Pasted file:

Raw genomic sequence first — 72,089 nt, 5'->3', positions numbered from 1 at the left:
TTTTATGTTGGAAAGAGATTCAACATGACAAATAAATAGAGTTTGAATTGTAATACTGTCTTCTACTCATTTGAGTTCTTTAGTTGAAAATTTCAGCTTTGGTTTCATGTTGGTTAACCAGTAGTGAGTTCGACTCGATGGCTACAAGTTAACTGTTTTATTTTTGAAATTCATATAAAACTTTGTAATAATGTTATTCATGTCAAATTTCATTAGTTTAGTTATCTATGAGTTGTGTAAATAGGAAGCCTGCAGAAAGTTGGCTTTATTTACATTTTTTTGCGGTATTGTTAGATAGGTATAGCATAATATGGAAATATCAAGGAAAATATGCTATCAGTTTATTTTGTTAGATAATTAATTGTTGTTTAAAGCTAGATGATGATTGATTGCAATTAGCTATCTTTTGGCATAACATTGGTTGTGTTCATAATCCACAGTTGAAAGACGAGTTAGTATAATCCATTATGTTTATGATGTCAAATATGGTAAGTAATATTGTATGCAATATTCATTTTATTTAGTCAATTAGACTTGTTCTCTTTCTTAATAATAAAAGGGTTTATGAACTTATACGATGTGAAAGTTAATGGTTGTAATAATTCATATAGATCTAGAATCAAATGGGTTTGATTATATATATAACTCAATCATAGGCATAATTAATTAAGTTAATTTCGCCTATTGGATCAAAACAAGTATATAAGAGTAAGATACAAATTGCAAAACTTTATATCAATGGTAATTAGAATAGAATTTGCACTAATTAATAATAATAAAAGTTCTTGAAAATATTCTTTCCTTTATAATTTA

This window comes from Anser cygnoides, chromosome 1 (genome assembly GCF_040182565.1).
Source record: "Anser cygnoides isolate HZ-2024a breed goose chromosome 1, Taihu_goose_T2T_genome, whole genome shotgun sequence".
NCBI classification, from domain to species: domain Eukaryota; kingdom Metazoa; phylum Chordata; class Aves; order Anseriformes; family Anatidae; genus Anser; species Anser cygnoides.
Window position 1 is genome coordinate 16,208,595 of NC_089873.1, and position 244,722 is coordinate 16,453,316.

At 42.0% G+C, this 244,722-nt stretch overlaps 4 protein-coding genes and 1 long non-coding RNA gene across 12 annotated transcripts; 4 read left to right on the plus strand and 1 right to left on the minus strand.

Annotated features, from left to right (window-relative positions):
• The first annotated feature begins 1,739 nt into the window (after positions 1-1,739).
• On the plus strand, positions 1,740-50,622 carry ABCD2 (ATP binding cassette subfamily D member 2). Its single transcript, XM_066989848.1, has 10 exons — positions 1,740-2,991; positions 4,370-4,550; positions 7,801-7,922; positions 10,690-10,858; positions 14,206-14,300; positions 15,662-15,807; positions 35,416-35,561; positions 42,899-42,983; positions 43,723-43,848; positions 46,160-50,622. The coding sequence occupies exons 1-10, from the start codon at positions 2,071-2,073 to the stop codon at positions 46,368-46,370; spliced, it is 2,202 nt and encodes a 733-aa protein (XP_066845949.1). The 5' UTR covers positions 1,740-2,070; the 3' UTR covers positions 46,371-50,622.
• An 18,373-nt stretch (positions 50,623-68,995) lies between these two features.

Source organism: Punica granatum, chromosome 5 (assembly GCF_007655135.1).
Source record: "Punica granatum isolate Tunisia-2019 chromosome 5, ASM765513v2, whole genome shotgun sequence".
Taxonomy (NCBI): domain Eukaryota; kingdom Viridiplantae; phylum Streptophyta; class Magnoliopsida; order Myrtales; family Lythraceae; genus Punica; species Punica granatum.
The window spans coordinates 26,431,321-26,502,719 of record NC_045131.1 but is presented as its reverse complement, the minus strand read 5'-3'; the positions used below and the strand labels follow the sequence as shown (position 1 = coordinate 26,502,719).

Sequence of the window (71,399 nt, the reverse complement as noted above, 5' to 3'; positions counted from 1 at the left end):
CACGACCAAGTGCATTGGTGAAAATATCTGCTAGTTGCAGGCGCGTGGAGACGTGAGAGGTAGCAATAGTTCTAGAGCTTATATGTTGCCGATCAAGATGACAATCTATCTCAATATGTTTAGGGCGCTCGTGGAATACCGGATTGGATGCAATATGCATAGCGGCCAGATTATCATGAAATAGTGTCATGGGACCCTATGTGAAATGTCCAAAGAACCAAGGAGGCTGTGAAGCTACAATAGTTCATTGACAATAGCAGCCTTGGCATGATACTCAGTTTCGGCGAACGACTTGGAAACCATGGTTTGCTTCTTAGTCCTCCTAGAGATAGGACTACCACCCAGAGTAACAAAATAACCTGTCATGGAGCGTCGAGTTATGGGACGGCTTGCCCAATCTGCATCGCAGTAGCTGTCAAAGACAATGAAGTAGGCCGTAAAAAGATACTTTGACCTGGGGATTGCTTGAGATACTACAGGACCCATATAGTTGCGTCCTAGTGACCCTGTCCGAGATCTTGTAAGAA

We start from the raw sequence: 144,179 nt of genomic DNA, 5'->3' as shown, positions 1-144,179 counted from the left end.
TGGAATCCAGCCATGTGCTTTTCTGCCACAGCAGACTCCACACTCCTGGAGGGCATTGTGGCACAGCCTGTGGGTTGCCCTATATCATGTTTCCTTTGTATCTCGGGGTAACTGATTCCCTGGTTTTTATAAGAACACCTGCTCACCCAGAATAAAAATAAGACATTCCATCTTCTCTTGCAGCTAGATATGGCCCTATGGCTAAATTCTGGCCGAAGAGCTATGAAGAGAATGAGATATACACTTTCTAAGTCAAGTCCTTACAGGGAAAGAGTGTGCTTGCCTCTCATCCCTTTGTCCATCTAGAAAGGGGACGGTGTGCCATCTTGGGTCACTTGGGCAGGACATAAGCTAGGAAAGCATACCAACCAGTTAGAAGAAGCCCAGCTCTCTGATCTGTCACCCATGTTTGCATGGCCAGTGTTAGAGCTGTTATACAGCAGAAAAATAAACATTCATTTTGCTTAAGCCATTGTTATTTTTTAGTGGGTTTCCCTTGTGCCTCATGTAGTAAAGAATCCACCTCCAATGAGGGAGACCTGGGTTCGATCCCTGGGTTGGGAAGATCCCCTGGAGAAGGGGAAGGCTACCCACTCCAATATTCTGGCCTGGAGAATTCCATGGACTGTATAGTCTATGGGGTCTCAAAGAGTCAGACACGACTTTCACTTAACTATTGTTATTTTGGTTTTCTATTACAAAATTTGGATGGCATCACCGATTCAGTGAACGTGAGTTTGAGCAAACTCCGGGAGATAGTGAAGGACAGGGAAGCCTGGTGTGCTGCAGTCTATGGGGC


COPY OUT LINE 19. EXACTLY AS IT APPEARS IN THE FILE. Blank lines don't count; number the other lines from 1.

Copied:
TGGAATCCAGCCATGTGCTTTTCTGCCACAGCAGACTCCACACTCCTGGAGGGCATTGTGGCACAGCCTGTGGGTTGCCCTATATCATGTTTCCTTTGTATCTCGGGGTAACTGATTCCCTGGTTTTTATAAGAACACCTGCTCACCCAGAATAAAAATAAGACATTCCATCTTCTCTTGCAGCTAGATATGGCCCTATGGCTAAATTCTGGCCGAAGAGCTATGAAGAGAATGAGATATACACTTTCTAAGTCAAGTCCTTACAGGGAAAGAGTGTGCTTGCCTCTCATCCCTTTGTCCATCTAGAAAGGGGACGGTGTGCCATCTTGGGTCACTTGGGCAGGACATAAGCTAGGAAAGCATACCAACCAGTTAGAAGAAGCCCAGCTCTCTGATCTGTCACCCATGTTTGCATGGCCAGTGTTAGAGCTGTTATACAGCAGAAAAATAAACATTCATTTTGCTTAAGCCATTGTTATTTTTTAGTGGGTTTCCCTTGTGCCTCATGTAGTAAAGAATCCACCTCCAATGAGGGAGACCTGGGTTCGATCCCTGGGTTGGGAAGATCCCCTGGAGAAGGGGAAGGCTACCCACTCCAATATTCTGGCCTGGAGAATTCCATGGACTGTATAGTCTATGGGGTCTCAAAGAGTCAGACACGACTTTCACTTAACTATTGTTATTTTGGTTTTCTATTACAAAATTTGGATGGCATCACCGATTCAGTGAACGTGAGTTTGAGCAAACTCCGGGAGATAGTGAAGGACAGGGAAGCCTGGTGTGCTGCAGTCTATGGGGC